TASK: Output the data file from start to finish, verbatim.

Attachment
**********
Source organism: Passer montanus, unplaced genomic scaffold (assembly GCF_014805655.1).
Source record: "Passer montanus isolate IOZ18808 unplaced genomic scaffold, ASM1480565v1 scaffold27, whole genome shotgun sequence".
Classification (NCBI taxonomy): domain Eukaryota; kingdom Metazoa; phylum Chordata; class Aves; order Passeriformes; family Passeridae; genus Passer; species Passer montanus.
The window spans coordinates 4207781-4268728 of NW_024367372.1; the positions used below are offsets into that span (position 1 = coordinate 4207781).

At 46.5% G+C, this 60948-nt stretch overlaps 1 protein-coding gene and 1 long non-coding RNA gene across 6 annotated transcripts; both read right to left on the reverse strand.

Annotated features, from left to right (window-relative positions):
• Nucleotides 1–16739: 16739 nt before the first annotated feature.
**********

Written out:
Source organism: Passer montanus, unplaced genomic scaffold (assembly GCF_014805655.1).
Source record: "Passer montanus isolate IOZ18808 unplaced genomic scaffold, ASM1480565v1 scaffold27, whole genome shotgun sequence".
Classification (NCBI taxonomy): domain Eukaryota; kingdom Metazoa; phylum Chordata; class Aves; order Passeriformes; family Passeridae; genus Passer; species Passer montanus.
The window spans coordinates 4207781-4268728 of NW_024367372.1; the positions used below are offsets into that span (position 1 = coordinate 4207781).

At 46.5% G+C, this 60948-nt stretch overlaps 1 protein-coding gene and 1 long non-coding RNA gene across 6 annotated transcripts; both read right to left on the reverse strand.

Annotated features, from left to right (window-relative positions):
• Nucleotides 1–16739: 16739 nt before the first annotated feature.